Editorial: SCOTUS opens door to states making popular vote matter in electing presidents

The unanimous decision of the U.S. Supreme Court Monday that states can compel electors to vote as each state wants or have their vote voided (and be fined) might seem at odds with the Constitution, inasmuch as the original intent of the Electoral College was for the “most enlightened and respectable citizens” to select the president with “discretion and discernment.”

But since the whole wise men thing envisioned by Founders like Alexander Hamilton and John Jay fell apart after George Washington’s term, it makes sense to formally reduce the College to an assemblage of mindless drones pledged to vote for the candidate the people of their state elected.

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Indeed, the ruling ought to be the nudge the nation needs to put the Electoral College, a ridiculous way of picking presidents that has overridden the popular vote twice since 2000, out to pasture.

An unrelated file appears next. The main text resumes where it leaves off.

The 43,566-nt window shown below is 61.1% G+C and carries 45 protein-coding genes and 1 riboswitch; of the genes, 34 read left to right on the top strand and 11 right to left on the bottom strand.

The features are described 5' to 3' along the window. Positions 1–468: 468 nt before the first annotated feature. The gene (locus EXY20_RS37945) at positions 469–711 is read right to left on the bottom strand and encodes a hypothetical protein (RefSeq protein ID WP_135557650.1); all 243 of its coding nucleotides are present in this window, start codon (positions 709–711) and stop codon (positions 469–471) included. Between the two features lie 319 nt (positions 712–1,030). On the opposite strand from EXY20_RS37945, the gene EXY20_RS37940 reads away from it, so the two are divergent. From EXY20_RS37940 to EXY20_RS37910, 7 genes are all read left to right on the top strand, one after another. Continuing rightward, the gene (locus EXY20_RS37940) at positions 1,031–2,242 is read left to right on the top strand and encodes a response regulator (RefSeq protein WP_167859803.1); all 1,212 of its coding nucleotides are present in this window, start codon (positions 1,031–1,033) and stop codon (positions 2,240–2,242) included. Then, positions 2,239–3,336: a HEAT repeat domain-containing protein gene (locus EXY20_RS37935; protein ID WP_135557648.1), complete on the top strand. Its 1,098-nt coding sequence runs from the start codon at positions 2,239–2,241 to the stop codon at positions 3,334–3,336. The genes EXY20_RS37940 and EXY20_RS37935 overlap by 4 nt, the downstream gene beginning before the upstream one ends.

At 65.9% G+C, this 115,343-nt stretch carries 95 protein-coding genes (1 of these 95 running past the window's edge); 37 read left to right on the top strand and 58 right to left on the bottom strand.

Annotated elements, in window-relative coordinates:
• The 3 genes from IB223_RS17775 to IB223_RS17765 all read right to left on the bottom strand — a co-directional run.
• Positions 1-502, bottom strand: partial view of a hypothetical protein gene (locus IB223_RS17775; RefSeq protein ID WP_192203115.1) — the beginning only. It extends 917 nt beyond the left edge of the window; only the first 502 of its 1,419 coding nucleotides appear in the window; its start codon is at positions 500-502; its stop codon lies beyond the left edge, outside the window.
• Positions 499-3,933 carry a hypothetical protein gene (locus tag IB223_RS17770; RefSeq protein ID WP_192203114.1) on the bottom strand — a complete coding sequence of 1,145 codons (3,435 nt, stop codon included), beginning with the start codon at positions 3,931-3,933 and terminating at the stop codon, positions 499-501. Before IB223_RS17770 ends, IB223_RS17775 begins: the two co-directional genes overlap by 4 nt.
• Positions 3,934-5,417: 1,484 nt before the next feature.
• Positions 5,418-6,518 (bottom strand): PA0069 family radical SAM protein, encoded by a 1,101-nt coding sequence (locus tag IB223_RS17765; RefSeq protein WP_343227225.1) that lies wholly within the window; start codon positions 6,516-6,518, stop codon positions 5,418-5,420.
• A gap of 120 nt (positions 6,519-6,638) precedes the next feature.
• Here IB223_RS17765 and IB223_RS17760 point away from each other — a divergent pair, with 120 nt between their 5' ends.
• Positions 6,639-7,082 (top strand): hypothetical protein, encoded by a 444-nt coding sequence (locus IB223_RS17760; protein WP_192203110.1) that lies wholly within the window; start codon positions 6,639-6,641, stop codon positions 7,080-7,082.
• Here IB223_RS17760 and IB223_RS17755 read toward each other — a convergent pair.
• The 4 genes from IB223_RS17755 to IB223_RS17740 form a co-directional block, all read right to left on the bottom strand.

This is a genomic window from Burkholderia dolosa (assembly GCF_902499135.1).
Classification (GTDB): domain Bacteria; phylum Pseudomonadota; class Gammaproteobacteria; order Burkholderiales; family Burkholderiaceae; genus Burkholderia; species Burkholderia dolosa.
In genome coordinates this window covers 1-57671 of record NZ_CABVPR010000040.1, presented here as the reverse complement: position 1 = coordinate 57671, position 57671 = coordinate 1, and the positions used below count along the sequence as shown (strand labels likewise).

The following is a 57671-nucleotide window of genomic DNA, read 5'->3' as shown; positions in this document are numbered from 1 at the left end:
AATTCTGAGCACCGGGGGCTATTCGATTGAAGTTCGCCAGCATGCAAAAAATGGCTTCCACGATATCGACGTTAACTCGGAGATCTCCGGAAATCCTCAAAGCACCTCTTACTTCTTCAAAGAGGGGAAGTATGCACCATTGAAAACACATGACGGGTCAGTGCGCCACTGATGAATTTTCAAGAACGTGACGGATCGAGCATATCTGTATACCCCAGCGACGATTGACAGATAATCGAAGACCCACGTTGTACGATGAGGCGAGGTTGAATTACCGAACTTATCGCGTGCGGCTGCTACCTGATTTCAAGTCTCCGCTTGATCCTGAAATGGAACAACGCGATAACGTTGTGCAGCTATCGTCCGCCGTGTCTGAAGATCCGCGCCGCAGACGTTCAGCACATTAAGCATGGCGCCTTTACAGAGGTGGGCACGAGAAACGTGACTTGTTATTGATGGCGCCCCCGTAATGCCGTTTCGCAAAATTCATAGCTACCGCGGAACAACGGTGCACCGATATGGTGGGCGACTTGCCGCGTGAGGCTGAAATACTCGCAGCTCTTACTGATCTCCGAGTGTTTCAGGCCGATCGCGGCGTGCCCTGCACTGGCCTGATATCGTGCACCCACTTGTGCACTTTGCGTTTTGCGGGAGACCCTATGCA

In penning her decision, Justice Elena Kagan wrote that Electors are mere pawns who can be discarded if they disobey their instructions.

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That notion should breathe new life into one of the best ideas out there to restore faith in the workings of our democracy: The National Popular Vote compact. So far 16 states, with 196 electoral votes (including California, New York and Illinois), have agreed to give all their electoral votes to whoever wins the overall national ballot tally. It takes effect when states with 74 more electoral votes sign on.

Choose a president based on the will of the American majority. Isn’t that a radical idea?